The long- running fight against expansion of Coventry Airport could soon be over after an agreement was reached between its management and the local planning authority.
Warwick District Council has called a special meeting of its planning committee, at which officers will recommend councillors accept a package of mitigation measures and the building of a new 2,000-space car park at the Baginton airport.
The development comes at the conclusion of a public inquiry brought about after the council issued enforcement notices on the airport's temporary passenger terminal when it opened to passengers last March.
In a report to the committee, council officers stress that acceptance of the mitigation package does not change their opinion that the airport's temporary terminal exceeded permitted development rights.
However, it is understood the airport is considered likely to win the inquiry and the council sees the agreement as a last chance to gain some form of control over its operations, which are currently completely unrestricted.
Coventry Airport's owners, German tourism giant TUI, have drawn up a 56-page document detailing how it plans to limit the operation's effects on the environment.
Among the proposed changes are a restriction on flying during certain hours - including banning noisier freight aircraft between
11.30pm and 6am - a noise monitoring system, re-routing flights away from built-up areas, a range of policies to improve public transport, and an "air quality programme" to record and limit pollution.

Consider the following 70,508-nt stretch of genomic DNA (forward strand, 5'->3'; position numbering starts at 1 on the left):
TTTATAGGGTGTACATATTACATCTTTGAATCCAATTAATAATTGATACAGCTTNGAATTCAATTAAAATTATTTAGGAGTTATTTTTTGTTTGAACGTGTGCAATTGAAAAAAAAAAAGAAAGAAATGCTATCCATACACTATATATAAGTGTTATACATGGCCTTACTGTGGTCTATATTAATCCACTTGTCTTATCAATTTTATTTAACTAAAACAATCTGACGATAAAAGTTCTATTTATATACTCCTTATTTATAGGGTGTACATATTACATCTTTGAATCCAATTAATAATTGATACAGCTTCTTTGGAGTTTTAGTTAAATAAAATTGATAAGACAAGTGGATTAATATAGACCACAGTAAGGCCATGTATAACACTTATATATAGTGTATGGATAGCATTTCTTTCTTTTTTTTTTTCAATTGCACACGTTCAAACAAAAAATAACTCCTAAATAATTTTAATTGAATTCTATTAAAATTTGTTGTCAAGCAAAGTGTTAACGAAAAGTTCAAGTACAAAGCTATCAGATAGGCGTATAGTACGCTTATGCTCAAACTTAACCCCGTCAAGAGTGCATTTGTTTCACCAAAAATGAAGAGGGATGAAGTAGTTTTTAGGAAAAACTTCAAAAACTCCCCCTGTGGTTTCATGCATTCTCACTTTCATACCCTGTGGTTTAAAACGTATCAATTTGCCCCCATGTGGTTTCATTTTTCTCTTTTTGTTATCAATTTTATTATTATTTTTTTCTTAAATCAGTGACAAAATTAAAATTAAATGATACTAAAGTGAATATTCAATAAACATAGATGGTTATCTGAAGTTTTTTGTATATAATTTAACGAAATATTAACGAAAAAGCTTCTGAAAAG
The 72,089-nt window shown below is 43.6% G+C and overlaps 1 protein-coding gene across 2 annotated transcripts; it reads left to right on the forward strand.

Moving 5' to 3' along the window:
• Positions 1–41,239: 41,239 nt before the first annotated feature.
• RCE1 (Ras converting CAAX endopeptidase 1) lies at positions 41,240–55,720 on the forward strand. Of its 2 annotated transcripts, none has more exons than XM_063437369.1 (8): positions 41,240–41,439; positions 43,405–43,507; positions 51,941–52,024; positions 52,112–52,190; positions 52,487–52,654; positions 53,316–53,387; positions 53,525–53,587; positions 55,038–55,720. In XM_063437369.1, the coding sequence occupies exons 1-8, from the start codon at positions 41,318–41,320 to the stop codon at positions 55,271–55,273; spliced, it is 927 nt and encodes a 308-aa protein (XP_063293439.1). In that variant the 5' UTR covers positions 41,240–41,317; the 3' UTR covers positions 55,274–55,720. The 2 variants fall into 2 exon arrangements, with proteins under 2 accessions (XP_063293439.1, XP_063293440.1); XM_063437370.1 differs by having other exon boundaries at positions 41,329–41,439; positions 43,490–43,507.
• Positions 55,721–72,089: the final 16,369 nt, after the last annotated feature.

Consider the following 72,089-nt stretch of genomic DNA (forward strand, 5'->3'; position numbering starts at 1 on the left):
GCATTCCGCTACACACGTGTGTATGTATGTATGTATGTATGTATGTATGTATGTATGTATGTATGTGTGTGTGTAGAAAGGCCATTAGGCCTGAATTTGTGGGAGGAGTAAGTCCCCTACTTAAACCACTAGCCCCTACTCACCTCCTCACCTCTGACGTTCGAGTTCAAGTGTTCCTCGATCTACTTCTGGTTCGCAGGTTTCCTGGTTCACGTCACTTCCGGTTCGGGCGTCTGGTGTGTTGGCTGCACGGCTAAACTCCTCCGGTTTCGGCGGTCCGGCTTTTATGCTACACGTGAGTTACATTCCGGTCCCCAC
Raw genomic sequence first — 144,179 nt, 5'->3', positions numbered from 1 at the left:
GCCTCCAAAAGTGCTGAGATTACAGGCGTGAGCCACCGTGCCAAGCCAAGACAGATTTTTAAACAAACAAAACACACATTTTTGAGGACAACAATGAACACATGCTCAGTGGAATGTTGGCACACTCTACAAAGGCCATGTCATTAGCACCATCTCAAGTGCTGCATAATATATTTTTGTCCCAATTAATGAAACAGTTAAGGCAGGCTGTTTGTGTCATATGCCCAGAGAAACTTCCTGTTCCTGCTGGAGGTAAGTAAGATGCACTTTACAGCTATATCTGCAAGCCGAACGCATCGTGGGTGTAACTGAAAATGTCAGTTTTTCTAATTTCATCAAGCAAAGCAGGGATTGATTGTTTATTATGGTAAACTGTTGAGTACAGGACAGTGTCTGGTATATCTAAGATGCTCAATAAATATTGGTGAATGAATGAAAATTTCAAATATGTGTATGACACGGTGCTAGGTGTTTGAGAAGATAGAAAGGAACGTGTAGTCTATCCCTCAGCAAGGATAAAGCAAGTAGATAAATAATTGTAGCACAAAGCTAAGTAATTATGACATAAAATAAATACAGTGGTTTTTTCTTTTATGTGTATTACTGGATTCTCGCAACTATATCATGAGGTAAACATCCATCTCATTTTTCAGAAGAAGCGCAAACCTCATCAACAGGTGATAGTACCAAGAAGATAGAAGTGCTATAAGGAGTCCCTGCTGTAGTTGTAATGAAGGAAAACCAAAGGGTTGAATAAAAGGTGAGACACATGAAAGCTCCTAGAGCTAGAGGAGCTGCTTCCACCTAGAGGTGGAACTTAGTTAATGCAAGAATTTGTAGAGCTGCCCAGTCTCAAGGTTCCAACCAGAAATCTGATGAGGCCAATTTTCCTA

The measures would come into effect only if the airport's management is successful in getting planning permission for the Thomsonfly passenger terminal from the Secretary of State following the planning inspector's report.
Warwick's chief planning officer John Archer states in his report to the planning committee: "On the basis that the appellants offer brings a measure of control over the environmental impact of the airport where none exists at present, and that the package of mitigation and compensation measures are considered reasonable for this scale of operation, the development is considered in accordance with the development plan."
Representatives from the airport and the local authority have met at various times outside the inquiry in recent months - but district council planning officer Gary Stephens insists a compromise with the airport's managers, allowing the terminal to stay but under strict conditions, is not on the agenda.
He said: "If members feel the measures are acceptable, it will be recorded in our closing submissions to the inquiry as the view of the council.
"We'll be saying to the Secretary of State that, if the development requires permission and he grants permission, this would be a suitable package of mitigation measures.
"He may take a different view."
The planning committee, which has been generally anti-airport and has disagreed with officers' recommendations in the past, will meet on Monday night.
It will also discuss whether to grant permission for a 2,000-space car park to the south of the terminal. Planning officers consider the car park will ease traffic congestion experienced by the village of Baginton caused by three temporary park and ride sites which are only accessible through the village.
A second public inquiry into a £10 million permanent terminal - also rejected by Warwick District Council last year - is due to begin early next year.